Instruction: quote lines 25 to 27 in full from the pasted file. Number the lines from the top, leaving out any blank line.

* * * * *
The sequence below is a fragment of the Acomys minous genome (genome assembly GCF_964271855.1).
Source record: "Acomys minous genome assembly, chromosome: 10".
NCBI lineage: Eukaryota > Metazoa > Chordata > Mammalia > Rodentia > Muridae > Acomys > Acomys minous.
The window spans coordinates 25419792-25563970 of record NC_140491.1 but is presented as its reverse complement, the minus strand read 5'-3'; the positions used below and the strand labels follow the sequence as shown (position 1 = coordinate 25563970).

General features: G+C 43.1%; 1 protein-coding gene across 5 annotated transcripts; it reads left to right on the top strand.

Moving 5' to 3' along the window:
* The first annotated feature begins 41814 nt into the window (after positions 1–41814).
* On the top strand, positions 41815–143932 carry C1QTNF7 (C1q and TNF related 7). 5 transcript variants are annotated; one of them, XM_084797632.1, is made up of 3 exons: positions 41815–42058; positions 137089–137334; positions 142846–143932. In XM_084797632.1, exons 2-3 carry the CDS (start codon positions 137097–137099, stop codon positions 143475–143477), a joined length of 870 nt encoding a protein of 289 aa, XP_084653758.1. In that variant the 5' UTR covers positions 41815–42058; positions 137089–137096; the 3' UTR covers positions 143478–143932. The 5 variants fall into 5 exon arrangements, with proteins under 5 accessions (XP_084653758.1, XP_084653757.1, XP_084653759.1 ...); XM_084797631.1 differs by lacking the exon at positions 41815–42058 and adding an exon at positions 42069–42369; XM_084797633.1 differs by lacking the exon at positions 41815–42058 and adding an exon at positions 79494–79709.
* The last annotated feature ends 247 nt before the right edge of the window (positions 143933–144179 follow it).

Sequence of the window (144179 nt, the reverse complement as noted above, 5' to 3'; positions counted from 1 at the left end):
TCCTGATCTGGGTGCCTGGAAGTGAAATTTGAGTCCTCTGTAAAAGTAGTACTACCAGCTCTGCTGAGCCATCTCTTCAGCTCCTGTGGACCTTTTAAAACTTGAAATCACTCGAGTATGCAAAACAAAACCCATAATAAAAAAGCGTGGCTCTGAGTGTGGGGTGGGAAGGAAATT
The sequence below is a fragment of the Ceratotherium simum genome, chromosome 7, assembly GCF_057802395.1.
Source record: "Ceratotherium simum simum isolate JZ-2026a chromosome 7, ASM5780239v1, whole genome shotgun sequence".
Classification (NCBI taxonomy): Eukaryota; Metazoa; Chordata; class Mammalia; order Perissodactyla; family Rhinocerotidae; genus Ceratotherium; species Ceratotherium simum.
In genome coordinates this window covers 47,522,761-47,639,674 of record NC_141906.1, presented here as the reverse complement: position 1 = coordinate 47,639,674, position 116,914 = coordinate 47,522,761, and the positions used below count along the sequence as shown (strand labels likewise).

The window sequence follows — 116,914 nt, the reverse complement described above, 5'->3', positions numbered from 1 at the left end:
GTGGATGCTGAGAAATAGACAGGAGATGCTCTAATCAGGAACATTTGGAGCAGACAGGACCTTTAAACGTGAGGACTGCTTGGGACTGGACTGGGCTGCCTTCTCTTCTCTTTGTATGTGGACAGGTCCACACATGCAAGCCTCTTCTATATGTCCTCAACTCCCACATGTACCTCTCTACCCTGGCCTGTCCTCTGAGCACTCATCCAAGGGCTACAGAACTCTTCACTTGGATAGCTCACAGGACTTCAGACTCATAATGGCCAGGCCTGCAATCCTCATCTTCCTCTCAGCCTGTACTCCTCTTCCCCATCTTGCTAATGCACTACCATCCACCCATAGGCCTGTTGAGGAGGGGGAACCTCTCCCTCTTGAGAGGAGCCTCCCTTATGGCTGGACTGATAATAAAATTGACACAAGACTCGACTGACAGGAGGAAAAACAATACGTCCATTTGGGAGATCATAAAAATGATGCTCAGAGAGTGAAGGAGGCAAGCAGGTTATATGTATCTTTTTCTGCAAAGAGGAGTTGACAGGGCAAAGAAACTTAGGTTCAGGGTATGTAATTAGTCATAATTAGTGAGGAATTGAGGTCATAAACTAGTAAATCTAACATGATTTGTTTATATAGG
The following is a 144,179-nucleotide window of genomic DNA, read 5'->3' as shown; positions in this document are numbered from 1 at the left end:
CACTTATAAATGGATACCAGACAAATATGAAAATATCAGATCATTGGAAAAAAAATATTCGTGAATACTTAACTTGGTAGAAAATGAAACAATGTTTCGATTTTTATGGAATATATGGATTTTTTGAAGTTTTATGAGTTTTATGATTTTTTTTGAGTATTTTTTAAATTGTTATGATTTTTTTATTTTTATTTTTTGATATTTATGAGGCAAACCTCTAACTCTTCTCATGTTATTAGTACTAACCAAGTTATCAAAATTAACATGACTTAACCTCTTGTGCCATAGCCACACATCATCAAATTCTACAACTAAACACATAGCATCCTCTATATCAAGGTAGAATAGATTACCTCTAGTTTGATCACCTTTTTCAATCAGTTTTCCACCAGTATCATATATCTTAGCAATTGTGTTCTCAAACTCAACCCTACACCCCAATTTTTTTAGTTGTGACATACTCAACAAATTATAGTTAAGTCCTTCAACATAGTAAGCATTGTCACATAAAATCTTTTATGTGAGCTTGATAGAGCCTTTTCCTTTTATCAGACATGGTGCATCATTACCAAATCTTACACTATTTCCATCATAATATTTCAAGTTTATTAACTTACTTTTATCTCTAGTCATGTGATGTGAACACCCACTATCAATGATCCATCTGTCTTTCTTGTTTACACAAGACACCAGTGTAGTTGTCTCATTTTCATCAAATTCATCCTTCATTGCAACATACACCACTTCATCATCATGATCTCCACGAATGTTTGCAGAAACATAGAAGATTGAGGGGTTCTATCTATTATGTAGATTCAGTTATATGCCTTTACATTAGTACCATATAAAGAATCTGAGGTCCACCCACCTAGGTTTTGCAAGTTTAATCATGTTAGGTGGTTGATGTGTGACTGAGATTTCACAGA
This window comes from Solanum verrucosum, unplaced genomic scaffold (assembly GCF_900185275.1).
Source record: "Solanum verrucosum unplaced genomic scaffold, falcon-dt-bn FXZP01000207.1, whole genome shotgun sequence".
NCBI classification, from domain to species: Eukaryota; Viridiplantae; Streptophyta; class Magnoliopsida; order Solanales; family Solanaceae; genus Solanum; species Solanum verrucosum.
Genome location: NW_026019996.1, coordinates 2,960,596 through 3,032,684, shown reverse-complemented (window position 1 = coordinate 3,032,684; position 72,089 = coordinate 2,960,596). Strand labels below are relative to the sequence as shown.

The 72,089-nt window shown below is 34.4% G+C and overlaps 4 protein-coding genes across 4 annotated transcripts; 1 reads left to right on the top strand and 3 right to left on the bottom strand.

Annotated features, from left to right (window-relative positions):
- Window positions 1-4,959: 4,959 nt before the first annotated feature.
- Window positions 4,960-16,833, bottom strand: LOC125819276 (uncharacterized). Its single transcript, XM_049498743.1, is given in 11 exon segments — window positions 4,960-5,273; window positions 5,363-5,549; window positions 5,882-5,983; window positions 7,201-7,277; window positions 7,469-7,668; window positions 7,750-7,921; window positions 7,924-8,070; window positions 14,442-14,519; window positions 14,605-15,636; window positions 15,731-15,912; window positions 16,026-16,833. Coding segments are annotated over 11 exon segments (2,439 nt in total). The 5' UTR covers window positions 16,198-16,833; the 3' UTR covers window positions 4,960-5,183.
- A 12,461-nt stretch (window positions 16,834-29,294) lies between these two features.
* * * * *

Annotated features, from left to right (window-relative positions):
- Window positions 1-4,959: 4,959 nt before the first annotated feature.
- Window positions 4,960-16,833, bottom strand: LOC125819276 (uncharacterized). Its single transcript, XM_049498743.1, is given in 11 exon segments — window positions 4,960-5,273; window positions 5,363-5,549; window positions 5,882-5,983; window positions 7,201-7,277; window positions 7,469-7,668; window positions 7,750-7,921; window positions 7,924-8,070; window positions 14,442-14,519; window positions 14,605-15,636; window positions 15,731-15,912; window positions 16,026-16,833. Coding segments are annotated over 11 exon segments (2,439 nt in total). The 5' UTR covers window positions 16,198-16,833; the 3' UTR covers window positions 4,960-5,183.